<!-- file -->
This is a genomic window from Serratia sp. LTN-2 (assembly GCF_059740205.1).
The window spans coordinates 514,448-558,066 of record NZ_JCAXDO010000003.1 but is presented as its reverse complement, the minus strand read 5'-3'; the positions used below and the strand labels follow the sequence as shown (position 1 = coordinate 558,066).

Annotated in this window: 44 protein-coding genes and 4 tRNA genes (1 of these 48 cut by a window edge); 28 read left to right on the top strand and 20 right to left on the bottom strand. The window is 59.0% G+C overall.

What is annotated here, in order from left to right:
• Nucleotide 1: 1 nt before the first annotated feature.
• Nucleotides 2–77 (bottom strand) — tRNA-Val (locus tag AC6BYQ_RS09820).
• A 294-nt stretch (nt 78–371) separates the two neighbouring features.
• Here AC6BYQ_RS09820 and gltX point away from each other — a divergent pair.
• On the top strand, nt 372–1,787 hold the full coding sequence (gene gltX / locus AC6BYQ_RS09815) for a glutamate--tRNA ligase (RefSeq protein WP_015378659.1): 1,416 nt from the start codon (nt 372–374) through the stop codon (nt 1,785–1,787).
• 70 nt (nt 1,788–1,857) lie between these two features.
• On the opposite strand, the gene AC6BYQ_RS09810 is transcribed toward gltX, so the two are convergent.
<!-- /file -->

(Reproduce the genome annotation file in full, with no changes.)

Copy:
This is a genomic window from Serratia sp. LTN-2 (assembly GCF_059740205.1).
The window spans coordinates 514,448-558,066 of record NZ_JCAXDO010000003.1 but is presented as its reverse complement, the minus strand read 5'-3'; the positions used below and the strand labels follow the sequence as shown (position 1 = coordinate 558,066).

Annotated in this window: 44 protein-coding genes and 4 tRNA genes (1 of these 48 cut by a window edge); 28 read left to right on the top strand and 20 right to left on the bottom strand. The window is 59.0% G+C overall.

What is annotated here, in order from left to right:
• Nucleotide 1: 1 nt before the first annotated feature.
• Nucleotides 2–77 (bottom strand) — tRNA-Val (locus tag AC6BYQ_RS09820).
• A 294-nt stretch (nt 78–371) separates the two neighbouring features.
• Here AC6BYQ_RS09820 and gltX point away from each other — a divergent pair.
• On the top strand, nt 372–1,787 hold the full coding sequence (gene gltX / locus AC6BYQ_RS09815) for a glutamate--tRNA ligase (RefSeq protein WP_015378659.1): 1,416 nt from the start codon (nt 372–374) through the stop codon (nt 1,785–1,787).
• 70 nt (nt 1,788–1,857) lie between these two features.
• On the opposite strand, the gene AC6BYQ_RS09810 is transcribed toward gltX, so the two are convergent.